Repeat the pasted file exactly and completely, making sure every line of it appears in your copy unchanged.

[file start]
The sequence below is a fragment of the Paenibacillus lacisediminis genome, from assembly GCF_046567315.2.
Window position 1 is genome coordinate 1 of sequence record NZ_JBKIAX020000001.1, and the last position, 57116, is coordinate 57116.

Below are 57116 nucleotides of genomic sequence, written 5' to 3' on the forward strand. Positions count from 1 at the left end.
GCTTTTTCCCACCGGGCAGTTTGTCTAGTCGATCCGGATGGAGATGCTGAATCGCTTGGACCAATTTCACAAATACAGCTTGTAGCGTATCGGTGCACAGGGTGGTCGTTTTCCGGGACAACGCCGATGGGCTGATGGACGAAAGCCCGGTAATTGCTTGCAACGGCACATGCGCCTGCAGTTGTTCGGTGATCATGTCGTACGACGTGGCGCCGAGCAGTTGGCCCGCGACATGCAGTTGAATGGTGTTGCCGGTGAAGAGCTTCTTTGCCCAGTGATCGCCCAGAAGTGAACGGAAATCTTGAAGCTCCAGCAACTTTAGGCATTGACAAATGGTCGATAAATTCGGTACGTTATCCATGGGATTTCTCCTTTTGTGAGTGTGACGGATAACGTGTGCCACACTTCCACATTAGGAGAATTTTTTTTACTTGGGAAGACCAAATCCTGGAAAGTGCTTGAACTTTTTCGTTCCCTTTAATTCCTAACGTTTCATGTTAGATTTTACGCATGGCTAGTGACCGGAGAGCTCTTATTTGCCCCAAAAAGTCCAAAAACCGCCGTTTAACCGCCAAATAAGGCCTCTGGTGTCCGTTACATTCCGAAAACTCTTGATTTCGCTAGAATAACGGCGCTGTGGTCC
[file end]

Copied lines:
The sequence below is a fragment of the Paenibacillus lacisediminis genome, from assembly GCF_046567315.2.
Window position 1 is genome coordinate 1 of sequence record NZ_JBKIAX020000001.1, and the last position, 57116, is coordinate 57116.

Below are 57116 nucleotides of genomic sequence, written 5' to 3' on the forward strand. Positions count from 1 at the left end.
GCTTTTTCCCACCGGGCAGTTTGTCTAGTCGATCCGGATGGAGATGCTGAATCGCTTGGACCAATTTCACAAATACAGCTTGTAGCGTATCGGTGCACAGGGTGGTCGTTTTCCGGGACAACGCCGATGGGCTGATGGACGAAAGCCCGGTAATTGCTTGCAACGGCACATGCGCCTGCAGTTGTTCGGTGATCATGTCGTACGACGTGGCGCCGAGCAGTTGGCCCGCGACATGCAGTTGAATGGTGTTGCCGGTGAAGAGCTTCTTTGCCCAGTGATCGCCCAGAAGTGAACGGAAATCTTGAAGCTCCAGCAACTTTAGGCATTGACAAATGGTCGATAAATTCGGTACGTTATCCATGGGATTTCTCCTTTTGTGAGTGTGACGGATAACGTGTGCCACACTTCCACATTAGGAGAATTTTTTTTACTTGGGAAGACCAAATCCTGGAAAGTGCTTGAACTTTTTCGTTCCCTTTAATTCCTAACGTTTCATGTTAGATTTTACGCATGGCTAGTGACCGGAGAGCTCTTATTTGCCCCAAAAAGTCCAAAAACCGCCGTTTAACCGCCAAATAAGGCCTCTGGTGTCCGTTACATTCCGAAAACTCTTGATTTCGCTAGAATAACGGCGCTGTGGTCC